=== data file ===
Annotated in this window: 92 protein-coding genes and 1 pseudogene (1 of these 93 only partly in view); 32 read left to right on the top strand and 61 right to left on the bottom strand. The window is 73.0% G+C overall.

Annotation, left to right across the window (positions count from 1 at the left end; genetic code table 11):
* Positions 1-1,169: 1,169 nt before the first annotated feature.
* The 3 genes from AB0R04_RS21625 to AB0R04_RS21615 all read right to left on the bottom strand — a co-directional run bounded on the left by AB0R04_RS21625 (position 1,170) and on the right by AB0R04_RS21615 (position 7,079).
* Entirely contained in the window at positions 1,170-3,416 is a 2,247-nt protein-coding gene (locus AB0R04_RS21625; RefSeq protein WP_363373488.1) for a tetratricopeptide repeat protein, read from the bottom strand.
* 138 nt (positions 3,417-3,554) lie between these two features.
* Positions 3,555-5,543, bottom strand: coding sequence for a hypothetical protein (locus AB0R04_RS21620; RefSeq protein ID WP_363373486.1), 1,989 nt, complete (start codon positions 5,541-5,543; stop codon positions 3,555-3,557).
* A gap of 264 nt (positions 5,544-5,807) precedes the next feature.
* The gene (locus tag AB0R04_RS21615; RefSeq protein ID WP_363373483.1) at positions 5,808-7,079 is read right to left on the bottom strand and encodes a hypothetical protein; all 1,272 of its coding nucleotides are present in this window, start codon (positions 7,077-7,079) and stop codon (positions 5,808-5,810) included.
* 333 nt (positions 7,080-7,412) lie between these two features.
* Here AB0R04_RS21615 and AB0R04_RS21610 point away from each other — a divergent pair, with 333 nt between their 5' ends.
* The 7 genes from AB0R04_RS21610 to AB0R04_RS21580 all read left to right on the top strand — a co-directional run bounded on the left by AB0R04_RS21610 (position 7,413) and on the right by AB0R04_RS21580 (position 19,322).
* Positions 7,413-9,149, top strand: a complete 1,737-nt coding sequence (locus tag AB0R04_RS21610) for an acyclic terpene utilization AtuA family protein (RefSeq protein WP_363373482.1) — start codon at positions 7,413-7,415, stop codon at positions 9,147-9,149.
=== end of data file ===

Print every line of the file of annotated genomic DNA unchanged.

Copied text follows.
Annotated in this window: 92 protein-coding genes and 1 pseudogene (1 of these 93 only partly in view); 32 read left to right on the top strand and 61 right to left on the bottom strand. The window is 73.0% G+C overall.

Annotation, left to right across the window (positions count from 1 at the left end; genetic code table 11):
* Positions 1-1,169: 1,169 nt before the first annotated feature.
* The 3 genes from AB0R04_RS21625 to AB0R04_RS21615 all read right to left on the bottom strand — a co-directional run bounded on the left by AB0R04_RS21625 (position 1,170) and on the right by AB0R04_RS21615 (position 7,079).
* Entirely contained in the window at positions 1,170-3,416 is a 2,247-nt protein-coding gene (locus AB0R04_RS21625; RefSeq protein WP_363373488.1) for a tetratricopeptide repeat protein, read from the bottom strand.
* 138 nt (positions 3,417-3,554) lie between these two features.
* Positions 3,555-5,543, bottom strand: coding sequence for a hypothetical protein (locus AB0R04_RS21620; RefSeq protein ID WP_363373486.1), 1,989 nt, complete (start codon positions 5,541-5,543; stop codon positions 3,555-3,557).
* A gap of 264 nt (positions 5,544-5,807) precedes the next feature.
* The gene (locus tag AB0R04_RS21615; RefSeq protein ID WP_363373483.1) at positions 5,808-7,079 is read right to left on the bottom strand and encodes a hypothetical protein; all 1,272 of its coding nucleotides are present in this window, start codon (positions 7,077-7,079) and stop codon (positions 5,808-5,810) included.
* 333 nt (positions 7,080-7,412) lie between these two features.
* Here AB0R04_RS21615 and AB0R04_RS21610 point away from each other — a divergent pair, with 333 nt between their 5' ends.
* The 7 genes from AB0R04_RS21610 to AB0R04_RS21580 all read left to right on the top strand — a co-directional run bounded on the left by AB0R04_RS21610 (position 7,413) and on the right by AB0R04_RS21580 (position 19,322).
* Positions 7,413-9,149, top strand: a complete 1,737-nt coding sequence (locus tag AB0R04_RS21610) for an acyclic terpene utilization AtuA family protein (RefSeq protein WP_363373482.1) — start codon at positions 7,413-7,415, stop codon at positions 9,147-9,149.